Spatial Justice Problems
According to Agyeman (2013), justice and equity can best be thought in terms of recognition, process, procedure, and outcome. Justice is a complex subject; there are many philosophical and ideological perspectives, from utilitarian, to egalitarian, to libertarian. Agyeman takes a capabilities approach which posits freedom to achieve well-being as a moral imperative and should be understood in terms of people’s abilities, experiences, and means – their capabilities. Recognition pertains to how groups are treated in a society and how some people are subjugated for arbitrary reasons such as gender and color. Process and procedure pertain to laws and governance: people’s participation within the legal system, how decisions are made, who makes decisions, and the institutions that bind them. Outcomes pertain to the material results of justice (or injustice) in a society. Undoubtedly, income and wealth play a major role in capitalist societies. Those that lack them cannot meet their basic needs such as shelter and security, often leading to physical and mental health challenges.
While green space makes urban areas ecologically, socially, and economically vibrant recent studies suggest that one form of green space, urban parks, are not always provisioned evenly across cities. Moreover, access and proximity are often stratified along socio-demographic lines such as income, race, age, and gender. People of color are especially likely to live in park-poor neighborhoods, unable to directly benefit from the ecosystem services they provide, blocked from their “right to the city” (Harvey 2012).
This poses serious challenges for many cities as they try to balance land development, affordable housing, conservation, parks, and social equity. Green space access and allocation has emerged as a compelling environmental justice concern.
Maps depicting the percent of the population that self-identifies as black (left) and the percent of UTC cover for Sacramento City, CA (right). From Schwarz et al. 2015.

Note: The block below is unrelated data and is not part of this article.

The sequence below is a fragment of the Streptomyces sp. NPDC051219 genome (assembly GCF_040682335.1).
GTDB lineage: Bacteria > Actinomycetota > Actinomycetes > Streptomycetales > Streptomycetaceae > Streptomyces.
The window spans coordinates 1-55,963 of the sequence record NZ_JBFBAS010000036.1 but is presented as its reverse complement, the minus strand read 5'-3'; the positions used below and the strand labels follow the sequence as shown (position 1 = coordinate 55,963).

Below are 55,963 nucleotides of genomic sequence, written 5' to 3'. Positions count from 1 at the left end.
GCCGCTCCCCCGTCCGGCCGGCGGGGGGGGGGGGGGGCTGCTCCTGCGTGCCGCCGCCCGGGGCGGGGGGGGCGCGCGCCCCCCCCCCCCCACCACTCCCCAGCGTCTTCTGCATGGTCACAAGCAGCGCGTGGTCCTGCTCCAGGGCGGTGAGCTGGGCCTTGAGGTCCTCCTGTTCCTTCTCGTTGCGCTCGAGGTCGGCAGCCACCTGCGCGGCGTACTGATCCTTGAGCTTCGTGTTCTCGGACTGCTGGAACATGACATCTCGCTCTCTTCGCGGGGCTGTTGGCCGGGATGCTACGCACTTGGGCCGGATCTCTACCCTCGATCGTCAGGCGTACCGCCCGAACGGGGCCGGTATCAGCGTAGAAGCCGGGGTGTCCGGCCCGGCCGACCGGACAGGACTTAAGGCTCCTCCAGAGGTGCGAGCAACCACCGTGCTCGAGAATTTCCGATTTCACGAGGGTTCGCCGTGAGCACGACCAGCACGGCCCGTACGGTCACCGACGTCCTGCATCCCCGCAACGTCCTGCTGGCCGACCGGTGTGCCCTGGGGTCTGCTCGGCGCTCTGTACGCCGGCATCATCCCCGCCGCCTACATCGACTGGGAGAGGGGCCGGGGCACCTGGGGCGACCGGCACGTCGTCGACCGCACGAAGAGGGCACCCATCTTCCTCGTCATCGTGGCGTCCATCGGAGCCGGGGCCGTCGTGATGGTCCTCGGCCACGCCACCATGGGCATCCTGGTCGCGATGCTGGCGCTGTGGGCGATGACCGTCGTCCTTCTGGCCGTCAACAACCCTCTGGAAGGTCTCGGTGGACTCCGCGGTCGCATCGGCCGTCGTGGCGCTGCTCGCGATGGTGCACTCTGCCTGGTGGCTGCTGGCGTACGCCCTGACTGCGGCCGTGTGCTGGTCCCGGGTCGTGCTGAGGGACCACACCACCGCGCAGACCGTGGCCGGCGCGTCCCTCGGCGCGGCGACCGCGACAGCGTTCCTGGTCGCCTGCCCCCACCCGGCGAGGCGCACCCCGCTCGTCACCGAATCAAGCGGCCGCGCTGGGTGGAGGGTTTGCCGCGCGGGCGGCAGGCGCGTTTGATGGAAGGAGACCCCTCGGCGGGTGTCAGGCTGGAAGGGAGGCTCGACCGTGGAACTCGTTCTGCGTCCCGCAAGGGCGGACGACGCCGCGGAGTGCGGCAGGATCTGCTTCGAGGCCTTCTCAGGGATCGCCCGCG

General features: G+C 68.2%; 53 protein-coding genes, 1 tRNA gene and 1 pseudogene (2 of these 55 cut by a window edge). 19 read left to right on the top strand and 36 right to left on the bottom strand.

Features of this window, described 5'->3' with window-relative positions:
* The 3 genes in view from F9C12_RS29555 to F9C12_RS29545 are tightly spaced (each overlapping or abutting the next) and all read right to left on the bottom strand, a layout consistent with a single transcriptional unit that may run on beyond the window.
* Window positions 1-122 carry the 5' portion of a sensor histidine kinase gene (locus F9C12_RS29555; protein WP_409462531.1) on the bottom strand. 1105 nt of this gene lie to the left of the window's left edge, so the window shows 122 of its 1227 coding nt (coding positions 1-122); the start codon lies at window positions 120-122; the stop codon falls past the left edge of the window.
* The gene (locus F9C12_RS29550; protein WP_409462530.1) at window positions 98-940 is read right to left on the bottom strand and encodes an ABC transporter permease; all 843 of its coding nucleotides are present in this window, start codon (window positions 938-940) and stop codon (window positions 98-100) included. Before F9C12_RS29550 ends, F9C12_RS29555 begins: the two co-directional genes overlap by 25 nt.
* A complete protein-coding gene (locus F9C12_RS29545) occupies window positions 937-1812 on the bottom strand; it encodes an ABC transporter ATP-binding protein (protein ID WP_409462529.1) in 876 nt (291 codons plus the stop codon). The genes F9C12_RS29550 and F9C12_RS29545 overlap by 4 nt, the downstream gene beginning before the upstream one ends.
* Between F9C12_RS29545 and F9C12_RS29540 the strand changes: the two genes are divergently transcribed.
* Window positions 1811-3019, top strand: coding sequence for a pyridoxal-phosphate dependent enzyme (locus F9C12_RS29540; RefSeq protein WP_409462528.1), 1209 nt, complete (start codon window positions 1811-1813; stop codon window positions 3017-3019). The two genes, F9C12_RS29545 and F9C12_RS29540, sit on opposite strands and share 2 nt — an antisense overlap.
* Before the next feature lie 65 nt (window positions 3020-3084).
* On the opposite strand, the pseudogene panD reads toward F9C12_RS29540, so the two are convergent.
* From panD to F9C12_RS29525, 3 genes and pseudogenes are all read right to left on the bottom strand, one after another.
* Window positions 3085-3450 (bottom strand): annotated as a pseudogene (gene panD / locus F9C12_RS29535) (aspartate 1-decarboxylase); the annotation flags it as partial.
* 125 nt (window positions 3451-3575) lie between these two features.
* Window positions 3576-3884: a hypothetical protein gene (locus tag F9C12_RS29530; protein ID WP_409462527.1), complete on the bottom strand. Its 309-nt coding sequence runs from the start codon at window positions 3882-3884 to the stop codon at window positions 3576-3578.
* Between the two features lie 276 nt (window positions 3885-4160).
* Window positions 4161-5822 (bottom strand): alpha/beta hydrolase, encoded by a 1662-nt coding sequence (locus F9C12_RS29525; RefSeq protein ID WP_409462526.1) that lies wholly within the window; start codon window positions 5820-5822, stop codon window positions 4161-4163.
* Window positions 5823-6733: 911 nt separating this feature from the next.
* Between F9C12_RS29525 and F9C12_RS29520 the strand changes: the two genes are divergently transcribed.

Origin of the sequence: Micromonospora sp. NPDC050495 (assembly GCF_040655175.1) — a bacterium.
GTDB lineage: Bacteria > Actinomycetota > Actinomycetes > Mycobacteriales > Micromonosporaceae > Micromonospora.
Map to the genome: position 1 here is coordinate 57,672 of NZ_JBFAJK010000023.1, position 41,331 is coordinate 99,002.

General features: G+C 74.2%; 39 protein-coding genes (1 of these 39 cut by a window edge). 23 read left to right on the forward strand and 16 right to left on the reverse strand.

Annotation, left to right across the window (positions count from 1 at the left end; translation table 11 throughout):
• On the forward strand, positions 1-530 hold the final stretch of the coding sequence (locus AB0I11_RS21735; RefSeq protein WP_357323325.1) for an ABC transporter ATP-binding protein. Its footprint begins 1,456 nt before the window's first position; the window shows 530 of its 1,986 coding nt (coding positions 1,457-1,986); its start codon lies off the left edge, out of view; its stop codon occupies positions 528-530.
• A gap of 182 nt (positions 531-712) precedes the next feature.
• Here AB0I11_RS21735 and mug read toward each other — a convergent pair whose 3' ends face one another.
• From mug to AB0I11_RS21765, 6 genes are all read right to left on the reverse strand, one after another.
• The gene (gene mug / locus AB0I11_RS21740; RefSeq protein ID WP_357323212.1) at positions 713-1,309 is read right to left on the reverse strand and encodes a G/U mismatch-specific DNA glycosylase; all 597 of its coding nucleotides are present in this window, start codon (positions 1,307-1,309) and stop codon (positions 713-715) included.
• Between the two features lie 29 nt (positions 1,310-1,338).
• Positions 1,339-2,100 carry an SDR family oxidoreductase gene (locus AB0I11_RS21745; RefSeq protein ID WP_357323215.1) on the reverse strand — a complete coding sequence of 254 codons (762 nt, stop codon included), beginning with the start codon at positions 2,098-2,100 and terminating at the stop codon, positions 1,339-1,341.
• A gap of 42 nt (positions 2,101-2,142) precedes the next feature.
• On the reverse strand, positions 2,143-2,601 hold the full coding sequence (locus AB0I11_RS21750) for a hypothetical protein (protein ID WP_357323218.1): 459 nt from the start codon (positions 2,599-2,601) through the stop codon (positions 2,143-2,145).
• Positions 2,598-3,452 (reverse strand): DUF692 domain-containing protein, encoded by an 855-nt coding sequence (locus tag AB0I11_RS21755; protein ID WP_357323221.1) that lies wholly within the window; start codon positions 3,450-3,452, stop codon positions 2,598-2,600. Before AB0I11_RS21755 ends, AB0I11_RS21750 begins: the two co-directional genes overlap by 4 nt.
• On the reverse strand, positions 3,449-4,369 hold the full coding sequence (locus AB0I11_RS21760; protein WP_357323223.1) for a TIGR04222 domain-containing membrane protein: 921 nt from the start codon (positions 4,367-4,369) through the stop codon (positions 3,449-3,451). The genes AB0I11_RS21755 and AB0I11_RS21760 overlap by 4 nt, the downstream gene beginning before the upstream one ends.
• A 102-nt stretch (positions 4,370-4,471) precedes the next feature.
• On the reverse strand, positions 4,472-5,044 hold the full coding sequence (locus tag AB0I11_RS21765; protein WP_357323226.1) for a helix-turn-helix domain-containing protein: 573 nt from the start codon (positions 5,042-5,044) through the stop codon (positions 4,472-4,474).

Many sustainability programs inadvertently place economic values over environmental and social ones, making it prone to abuse as an instrument of city boosters and corporate interests. In some cases they may even perpetuate social and environmental injustices, encouraging new forms of social disparity and environmental degradation (Gunder 2006).
For example, contemporary redevelopment projects are now often coupled with “green” initiatives such as walkability, public transport, and green infrastructure (Dale and Newman 2009). They often add green space to under-served neighborhoods or turn an old railyard to a park, making the area more attractive. Sometimes called the “parks, cafes, and riverwalk” model of urban sustainability (Curran and Hamilton 2012), these projects tend to focus on providing spaces of consumption, often for high-income residents who are being enticed by cities to move to downtown areas. This type of green development tends to drive up real estate prices and displace low- and middle- income residents through gentrification. Ultimately, sustainability may be our “saving grace”, but it may also be enforcing neoliberal values that simply maintain the status quo.
How can a city enact environmental improvements without displacing the people they are trying to help?
The 606, a popular bike and pedestrian trail built on an old elevated railroad line in Chicago Illinois, has recently come under criticism as a potential vehicle for gentrification.